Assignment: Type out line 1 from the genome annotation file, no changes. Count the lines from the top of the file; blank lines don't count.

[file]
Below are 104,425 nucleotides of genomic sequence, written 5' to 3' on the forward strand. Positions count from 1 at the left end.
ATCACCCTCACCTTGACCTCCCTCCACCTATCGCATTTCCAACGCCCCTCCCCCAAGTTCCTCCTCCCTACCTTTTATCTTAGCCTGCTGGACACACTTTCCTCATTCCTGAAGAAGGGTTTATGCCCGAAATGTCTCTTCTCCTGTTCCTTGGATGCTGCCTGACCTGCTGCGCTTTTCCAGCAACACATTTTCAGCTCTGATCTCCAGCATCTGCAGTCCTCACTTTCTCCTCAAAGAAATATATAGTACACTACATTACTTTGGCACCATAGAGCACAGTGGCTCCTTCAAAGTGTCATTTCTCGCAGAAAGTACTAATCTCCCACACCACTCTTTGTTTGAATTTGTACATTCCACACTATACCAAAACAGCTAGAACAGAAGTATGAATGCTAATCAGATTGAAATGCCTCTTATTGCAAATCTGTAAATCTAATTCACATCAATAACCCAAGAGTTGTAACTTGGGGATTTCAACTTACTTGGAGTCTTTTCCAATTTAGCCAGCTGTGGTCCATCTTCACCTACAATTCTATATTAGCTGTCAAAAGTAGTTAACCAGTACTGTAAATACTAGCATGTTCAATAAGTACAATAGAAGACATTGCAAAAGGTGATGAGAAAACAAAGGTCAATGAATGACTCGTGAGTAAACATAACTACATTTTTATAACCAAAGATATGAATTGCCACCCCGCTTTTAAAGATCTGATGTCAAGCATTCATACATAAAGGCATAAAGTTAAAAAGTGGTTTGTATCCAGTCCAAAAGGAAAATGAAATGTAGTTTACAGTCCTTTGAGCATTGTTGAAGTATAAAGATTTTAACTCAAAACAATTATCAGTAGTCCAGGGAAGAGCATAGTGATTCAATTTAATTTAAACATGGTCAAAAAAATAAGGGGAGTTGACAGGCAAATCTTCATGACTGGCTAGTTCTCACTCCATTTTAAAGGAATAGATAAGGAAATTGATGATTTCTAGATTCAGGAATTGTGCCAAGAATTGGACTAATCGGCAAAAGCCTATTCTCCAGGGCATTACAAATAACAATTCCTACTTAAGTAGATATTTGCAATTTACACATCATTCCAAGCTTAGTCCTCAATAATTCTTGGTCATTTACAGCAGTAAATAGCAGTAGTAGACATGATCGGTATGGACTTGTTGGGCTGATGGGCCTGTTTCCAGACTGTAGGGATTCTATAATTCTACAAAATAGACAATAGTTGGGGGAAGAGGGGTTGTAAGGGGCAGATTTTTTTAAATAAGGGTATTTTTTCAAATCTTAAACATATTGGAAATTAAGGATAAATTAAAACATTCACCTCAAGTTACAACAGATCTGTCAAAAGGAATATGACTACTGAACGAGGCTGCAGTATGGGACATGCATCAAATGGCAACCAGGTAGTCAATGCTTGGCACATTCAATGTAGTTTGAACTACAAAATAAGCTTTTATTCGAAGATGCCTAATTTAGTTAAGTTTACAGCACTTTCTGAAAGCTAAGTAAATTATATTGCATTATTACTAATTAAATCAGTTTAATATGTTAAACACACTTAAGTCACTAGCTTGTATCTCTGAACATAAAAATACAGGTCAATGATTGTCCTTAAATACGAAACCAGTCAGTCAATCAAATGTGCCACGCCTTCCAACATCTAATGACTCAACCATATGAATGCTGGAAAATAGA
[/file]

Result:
Below are 104,425 nucleotides of genomic sequence, written 5' to 3' on the forward strand. Positions count from 1 at the left end.